Says a diplomat in Damascus: "Muslim brothers tend to be in their 20s and 30s , fanatical and suicidal, motivated by a hatred for what exists. People don't want the Muslim Brotherhood in power. It would be bad for trade. And their social lives -- Damascenes consider themselves very cosmopolitan -- would take a step backward. . . syrian don't want fundamental Islam. They never have."

But the brotherhood has been willing to fight the regime, and therefore it has supporters among the disaffected. In 1977 the brotherhood opened a campaign of bombings and assassinations that rocked the country, spilling over into innocent quarters and prompting brutal reprisals by government security forces.

In 1979 there was a massacre of 50 Army cadets at Aleppo and riots in Latakia after the killing of an Alawite and a Sunni religious leader. Last year the brothers forced a strike at Aleppo, which was severely crushed. The brotherhood has been blamed for the murders of some 12 to 15 Soviet advisers in the past year.

Last year, Mr. Assad granted amnesty to brotherhood members and sympathizers. About 1,200 turned themselves in, diplomats say. By debriefing these people, government intelligence became more attuned to the remaining insurgents, learning the location of safe houses and weapons caches. In the last half of 1980, security forces conducted a series of raids that, says one diplomat, "pretty well broke the back of the resistance."

But not entirely. Since the beginning of the year insurgency has been infrequent and small-scale by pre-1981 standards, but in April several Alawites were killed in villages near Hama. Security forces moved in, say analysts, and killed 300 people in reprisal.

Besides the crackdowns, two factors have contributed to the quieter domestic situation: Since 1980 it has been a capital offense to belong to the brotherhood; and the crisis with Israel over the past two months has caused Syrians to put aside differences in the face of a common external threat.

"It's remarkably quiet these days," says a diplomat. "More so than in the past two years."

One thing that acts as a steam vent in the dictatorship is that on a private level Syrians express their opinions without fear of being informed on. But once someone tries to become politically active, the government moves in. Young plainclotches guards under the command of Mr. Assad's brother, Rifaat, are seen carrying machine guns on almost all the street corners.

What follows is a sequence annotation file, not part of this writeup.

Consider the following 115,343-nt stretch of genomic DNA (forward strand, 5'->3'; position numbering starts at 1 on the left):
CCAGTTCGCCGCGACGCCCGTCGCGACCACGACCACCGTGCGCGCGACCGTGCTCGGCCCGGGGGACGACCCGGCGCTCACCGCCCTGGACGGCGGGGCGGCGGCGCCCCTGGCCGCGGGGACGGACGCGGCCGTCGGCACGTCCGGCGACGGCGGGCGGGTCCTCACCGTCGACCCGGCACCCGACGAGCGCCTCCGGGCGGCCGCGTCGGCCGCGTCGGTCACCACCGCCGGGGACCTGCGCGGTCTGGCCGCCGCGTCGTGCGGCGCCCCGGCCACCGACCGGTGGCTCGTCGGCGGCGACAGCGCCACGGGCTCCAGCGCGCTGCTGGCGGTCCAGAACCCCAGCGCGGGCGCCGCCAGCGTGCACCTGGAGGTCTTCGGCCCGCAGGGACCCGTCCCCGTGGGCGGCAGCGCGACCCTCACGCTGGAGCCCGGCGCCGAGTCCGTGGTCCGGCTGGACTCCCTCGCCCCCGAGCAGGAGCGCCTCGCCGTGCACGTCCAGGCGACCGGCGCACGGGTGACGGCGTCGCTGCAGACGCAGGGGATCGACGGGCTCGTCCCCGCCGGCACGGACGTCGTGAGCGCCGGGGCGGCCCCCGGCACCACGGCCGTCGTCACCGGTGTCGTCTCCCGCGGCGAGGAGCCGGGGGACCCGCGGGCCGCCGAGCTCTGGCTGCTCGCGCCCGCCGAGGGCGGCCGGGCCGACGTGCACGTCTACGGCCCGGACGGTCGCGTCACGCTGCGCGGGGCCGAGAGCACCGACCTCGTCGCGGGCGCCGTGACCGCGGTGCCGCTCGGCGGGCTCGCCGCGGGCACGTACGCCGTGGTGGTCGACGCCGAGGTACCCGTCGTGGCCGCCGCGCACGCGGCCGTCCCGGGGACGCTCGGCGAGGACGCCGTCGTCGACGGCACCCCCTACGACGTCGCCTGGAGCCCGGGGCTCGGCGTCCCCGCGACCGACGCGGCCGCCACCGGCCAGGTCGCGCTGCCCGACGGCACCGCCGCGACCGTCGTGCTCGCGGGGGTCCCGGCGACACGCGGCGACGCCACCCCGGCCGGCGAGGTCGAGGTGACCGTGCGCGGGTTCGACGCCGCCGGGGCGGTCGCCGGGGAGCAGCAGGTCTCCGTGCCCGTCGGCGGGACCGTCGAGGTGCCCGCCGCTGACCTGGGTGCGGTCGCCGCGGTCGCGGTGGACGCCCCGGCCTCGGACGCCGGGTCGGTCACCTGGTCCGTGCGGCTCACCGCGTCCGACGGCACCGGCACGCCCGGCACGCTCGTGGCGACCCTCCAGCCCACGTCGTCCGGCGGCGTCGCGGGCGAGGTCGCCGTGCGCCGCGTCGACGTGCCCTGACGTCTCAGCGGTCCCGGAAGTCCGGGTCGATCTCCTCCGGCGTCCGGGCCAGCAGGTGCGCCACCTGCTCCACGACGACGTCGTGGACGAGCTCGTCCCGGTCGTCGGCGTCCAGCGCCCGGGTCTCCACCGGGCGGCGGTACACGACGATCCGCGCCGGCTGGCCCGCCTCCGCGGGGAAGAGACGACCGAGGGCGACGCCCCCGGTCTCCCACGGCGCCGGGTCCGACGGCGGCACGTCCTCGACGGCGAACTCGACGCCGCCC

"The people are pretty powerless," an observer says.

In personal contact, Syrians are warm and friendly and seem to like Westerners. Though he has turned to Moscow for aid, Mr. Assad has left many doors open to the West. He has repeatedly welcomed US envoy Philip C. Habib to Damascus, even if he remained adamant on the issue of Syrian missiles in Lebanon.

Western goods are found in shop windows, and Western oil companies are back in Syria after 20 years to help expand the petroleum industry.

In the past two years, investment guarantees have been signed with the US, France, West Germany, and Switzerland to encourage private development. But despite a strong agricultural base, the economy is heavily dependent on foreign aid, Saudi Arabia being a prime contributor and therefore exerting low- keyed influence in damascus.

The Syrian lawyer who blows hot and cold about the regime sees the situation this way: "People think, maybe a war is good, maybe it is something different. They are not afraid."

But a Western analyst says most Syrians are indeed apprehensive about war with Israel, although they try not to let that effect day-to-day activities: "People are worried. They remember the 1973 war, the loss of life and territory , and the damage done to the economy. There's no enthusiasm for another go at Israel. They feel Israel is militarily superior. They see the Arab states rallying around Syria, but they are realistic enough to know that in the crunch Syria will fight a lone."